Although it was always clear this time around that the Depression-like extreme increases in caseloads the 1990's would not be repeated, the degree to which the latest recession resulted in such (relatively) benign changes in caseload (relative to unemployment and other economic indicators) is nothing short of breathtaking.

The only two real changes one can point to remain:
- increases to the minimum wage relative to social assistance rates - the single welfare rate was 70% of minimum wage in 1991 and about 36% now; and
- the spectacular structural changes taking place within the caseloads - the upsurge in singles relative to continued reductions in family and sole support parent cases would still appear to be the largest single key to solving the puzzle over the last 31 years (that we report on here) and the three major recessions during that time.

Source:
John Stapleton
Open Policy
http://www.openpolicyontario.com/

[ John Stapleton worked for the Ontario Government in the Ministry of Community and Social Services and its predecessors for 28 years in the areas of social assistance policy and operations.]

---

- Go to the Ontario Government Links page:
http://www.canadiansocialresearch.net/onbkmrk.htm

- Go to the Ontario Municipal and Non-Governmental Sites (D-W) page:
http://www.canadiansocialresearch.net/onbkmrk3.htm

2. SPARmonitor : January 4, 2012
(SPAR = Social Policy Analysis & Research, City of Toronto)
--- Paid and Unpaid Work over Three Generations
--- The Recession’s Ongoing Impact on America’s Children
--- Canada’s CEO Elite 100: The 0.01%
--- Income Inequality in Western Canada
--- Common Ground: A Strategy for Moving Forward on Poverty Reduction
--- Ending Violence against Aboriginal Women and Girls

From the
City of Toronto:

SPAR Monitor - Monitoring Toronto's Social Change
[SPAR = Social Policy Analysis & Research, City of Toronto]
This bi-weekly bulletin is a quick inventory of recent social research information. Its purpose is to promptly
disseminate the most current external and internal research relevant to social policy.

SPARmonitor : January 4, 2012 (PDF - 136K, 4 pages)
http://www.canadiansocialresearch.net/SPAR_Research_Bulletin_71.pdf
Table of contents of this issue:
(Click the link above to access all content below)
* Paid and Unpaid Work over Three Generations
* The Recession’s Ongoing Impact on America’s Children
* Canada’s CEO Elite 100: The 0.01%
* Income Inequality in Western Canada
* Common Ground: A Strategy for Moving Forward on Poverty Reduction
* Ending Violence against Aboriginal Women and Girls
Source:
SPARmonitor - Monitoring Toronto's Social Change
http://www.toronto.ca/sdfa/spar-archives.htm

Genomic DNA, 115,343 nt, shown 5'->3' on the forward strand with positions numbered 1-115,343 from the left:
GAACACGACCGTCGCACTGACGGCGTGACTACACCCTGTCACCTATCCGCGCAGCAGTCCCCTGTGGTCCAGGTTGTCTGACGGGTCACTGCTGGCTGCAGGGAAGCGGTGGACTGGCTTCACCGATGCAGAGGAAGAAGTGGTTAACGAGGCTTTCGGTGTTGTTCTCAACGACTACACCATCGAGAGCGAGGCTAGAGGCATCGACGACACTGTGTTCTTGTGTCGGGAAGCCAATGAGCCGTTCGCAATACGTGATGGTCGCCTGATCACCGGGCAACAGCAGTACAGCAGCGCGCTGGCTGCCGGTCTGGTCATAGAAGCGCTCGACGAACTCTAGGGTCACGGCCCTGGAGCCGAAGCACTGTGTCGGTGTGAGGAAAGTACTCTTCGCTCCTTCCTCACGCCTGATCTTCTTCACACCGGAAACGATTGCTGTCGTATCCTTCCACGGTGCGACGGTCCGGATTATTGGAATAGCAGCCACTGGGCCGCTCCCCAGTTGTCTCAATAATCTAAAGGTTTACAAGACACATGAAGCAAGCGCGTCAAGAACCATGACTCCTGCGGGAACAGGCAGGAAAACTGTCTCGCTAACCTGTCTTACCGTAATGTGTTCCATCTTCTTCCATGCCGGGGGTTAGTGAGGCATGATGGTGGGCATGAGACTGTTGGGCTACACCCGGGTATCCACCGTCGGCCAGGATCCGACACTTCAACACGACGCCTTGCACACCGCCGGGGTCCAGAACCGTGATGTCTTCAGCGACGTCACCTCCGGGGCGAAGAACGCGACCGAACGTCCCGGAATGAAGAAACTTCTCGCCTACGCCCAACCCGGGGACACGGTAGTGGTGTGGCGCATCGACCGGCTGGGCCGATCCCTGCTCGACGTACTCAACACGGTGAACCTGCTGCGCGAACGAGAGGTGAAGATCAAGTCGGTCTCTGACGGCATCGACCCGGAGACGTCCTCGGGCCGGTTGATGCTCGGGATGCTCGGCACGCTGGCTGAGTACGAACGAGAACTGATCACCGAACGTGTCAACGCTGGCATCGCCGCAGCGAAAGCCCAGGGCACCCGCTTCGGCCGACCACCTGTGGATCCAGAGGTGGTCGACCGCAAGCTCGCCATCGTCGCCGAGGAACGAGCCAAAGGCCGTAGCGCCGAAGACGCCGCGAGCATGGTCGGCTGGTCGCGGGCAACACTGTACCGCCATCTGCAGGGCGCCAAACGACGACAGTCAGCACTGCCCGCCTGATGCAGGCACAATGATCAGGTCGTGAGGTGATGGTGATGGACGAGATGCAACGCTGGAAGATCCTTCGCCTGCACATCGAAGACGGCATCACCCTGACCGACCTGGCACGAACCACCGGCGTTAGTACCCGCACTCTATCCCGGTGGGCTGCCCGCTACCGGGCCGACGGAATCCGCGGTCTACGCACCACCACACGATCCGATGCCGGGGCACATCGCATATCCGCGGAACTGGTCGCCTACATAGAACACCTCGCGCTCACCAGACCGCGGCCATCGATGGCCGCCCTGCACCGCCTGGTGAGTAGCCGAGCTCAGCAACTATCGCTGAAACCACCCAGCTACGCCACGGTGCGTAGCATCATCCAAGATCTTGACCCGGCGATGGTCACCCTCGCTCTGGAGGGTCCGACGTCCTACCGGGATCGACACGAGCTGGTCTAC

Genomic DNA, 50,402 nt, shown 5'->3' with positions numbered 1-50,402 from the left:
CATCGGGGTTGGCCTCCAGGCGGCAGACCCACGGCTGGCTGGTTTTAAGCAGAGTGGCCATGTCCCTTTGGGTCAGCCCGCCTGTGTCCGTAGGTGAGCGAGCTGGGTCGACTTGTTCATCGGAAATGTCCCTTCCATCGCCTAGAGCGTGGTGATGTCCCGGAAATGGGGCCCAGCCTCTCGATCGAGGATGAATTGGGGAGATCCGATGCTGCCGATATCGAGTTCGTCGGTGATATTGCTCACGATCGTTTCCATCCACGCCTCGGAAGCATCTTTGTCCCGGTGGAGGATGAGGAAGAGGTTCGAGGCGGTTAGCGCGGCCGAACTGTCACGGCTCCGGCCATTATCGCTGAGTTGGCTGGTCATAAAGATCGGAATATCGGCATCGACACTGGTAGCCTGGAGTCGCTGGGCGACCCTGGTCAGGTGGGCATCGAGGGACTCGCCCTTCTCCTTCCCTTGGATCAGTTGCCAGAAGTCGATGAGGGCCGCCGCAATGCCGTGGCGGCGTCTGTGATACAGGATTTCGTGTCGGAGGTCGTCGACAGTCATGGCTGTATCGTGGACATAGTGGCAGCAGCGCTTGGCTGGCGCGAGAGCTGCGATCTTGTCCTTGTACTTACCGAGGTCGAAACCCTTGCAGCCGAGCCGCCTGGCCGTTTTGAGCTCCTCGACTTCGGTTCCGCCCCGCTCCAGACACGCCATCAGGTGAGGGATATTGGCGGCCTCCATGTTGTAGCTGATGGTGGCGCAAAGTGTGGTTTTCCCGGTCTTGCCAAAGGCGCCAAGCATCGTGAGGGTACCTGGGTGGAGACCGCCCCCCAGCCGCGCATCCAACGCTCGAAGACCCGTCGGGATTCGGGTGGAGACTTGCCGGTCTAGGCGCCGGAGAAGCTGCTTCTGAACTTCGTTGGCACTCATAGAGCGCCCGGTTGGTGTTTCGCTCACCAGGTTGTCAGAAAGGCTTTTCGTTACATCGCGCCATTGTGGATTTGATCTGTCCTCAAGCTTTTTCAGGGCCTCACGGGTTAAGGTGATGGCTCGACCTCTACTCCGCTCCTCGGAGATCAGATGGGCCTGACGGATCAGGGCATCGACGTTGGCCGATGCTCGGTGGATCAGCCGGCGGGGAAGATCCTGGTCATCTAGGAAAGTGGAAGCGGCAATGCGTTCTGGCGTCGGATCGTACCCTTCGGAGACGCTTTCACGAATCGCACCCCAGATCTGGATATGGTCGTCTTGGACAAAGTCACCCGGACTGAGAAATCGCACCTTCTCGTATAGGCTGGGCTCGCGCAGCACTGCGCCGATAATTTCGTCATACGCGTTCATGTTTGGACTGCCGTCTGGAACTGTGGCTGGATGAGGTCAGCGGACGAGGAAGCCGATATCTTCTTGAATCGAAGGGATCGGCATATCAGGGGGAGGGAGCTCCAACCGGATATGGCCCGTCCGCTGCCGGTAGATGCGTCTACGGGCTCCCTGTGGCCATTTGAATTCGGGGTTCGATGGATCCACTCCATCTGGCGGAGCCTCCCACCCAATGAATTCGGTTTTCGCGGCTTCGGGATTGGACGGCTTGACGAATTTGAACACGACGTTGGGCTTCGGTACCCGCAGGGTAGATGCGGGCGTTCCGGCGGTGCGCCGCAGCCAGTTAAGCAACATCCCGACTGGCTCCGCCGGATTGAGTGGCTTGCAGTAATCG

- includes links to bulletins from January to March 2011 (more to come) and to all 33 issues of SPARmonitor for 2010.

[ Social Development, Finance & Administration
http://www.toronto.ca/sdfa/index.htm ]

[ City of Toronto:
http://www.toronto.ca/ ]

---

- Go to the Ontario Municipal and Non-Governmental Sites (A-C) page:
http://www.canadiansocialresearch.net/onbkmrk2.htm

3. Canada's CEO Elite 100 : The 0.01% - January 3
(Canadian Centre for Policy Alternatives)

 

From the
Canadian Centre for Policy Alternatives:

CEOs vs the 99%: No contest when it comes to pay
http://goo.gl/g4L4R
News Release
January 3, 2012
TORONTO—The highest paid 100 CEOs on Canada’s TSX Index had reason to cheer the New Year: By noon January 3, they had already pocketed $44,366 – what it takes the average wage earner an entire year to make.
The Canadian Centre for Policy Alternatives’ (CCPA) annual look at CEO compensation reveals Canada’s Elite 100 CEOs pocketed an average $8.38 million in 2010 – a 27% increase over the average $6.6 million they took in 2009.

The first link below this box is to the CCPA report.

[Click anywhere in the above screen for a 40-second video from CCPA : The Clash for the Cash ]

Canada's CEO Elite 100 : The 0.01% (PDF - 694K, 21 pages)
http://goo.gl/OenI0
By Hugh Mackenzie
January 3, 2012
Excerpt from p. 14:

Ed Broadbent, the originator of Canada’s commitment to end child poverty in 1989, has argued higher taxes on excessive compensation could provide the financial resources to fund a targeted plan to reduce, and potentially eliminate, the depth of poverty among Canadian families with children. But even without taking the step of raising taxes for Canada’s well-compensated CEOs, there is one simple thing Canada could do to curb CEOs’ enthusiasm—and their take-home pay. We could end the public subsidy of excessive CEO pay packages by getting rid of the loophole that allows the proceeds from cashing in stock options to be taxed as if they were capital gains—at half the normal rate—rather than as ordinary income.

Source:
Canadian Centre for Policy Alternatives (CCPA)

http://www.policyalternatives.ca/
The CCPA is an independent, non-partisan research institute concerned with issues of social and economic justice.

-----------------------

Related links:

Richest CEOs earn 189 times average Canadian
Top 100 executives earned about $8.38M each in 2010

http://www.cbc.ca/news/canada/story/2012/01/03/business-ceo-pay.html
January 3, 2012
Source:
CBC News
http://www.cbc.ca/news/

---

Top Canadian CEOs got 27 per cent pay hike
http://www.thestar.com/business/article/1109514--highest-paid-canadian-ceos-got-27-per-cent-pay-hike
January 2, 2012
By noon on Tuesday, Jan. 3, the highest-paid chief executives officers in Canada will have earned as much as the average Canadian makes in an entire year, according to a new report.
The top 100 Canadian CEOs were paid an average of $8.4 million in 2010, a 27 per cent increase over the previous year, the report published Tuesday by the Canadian Centre for Policy Alternatives says. In comparison, the average Canadian earned $44,366 that year, or 1.1 per cent more than in 2009, the report called Canada’s CEO Elite 100 notes.
Source:
Toronto Star
http://www.thestar.com/

---

- Go to the Banks and Business Links page:
http://www.canadiansocialresearch.net/bookmrk3.htm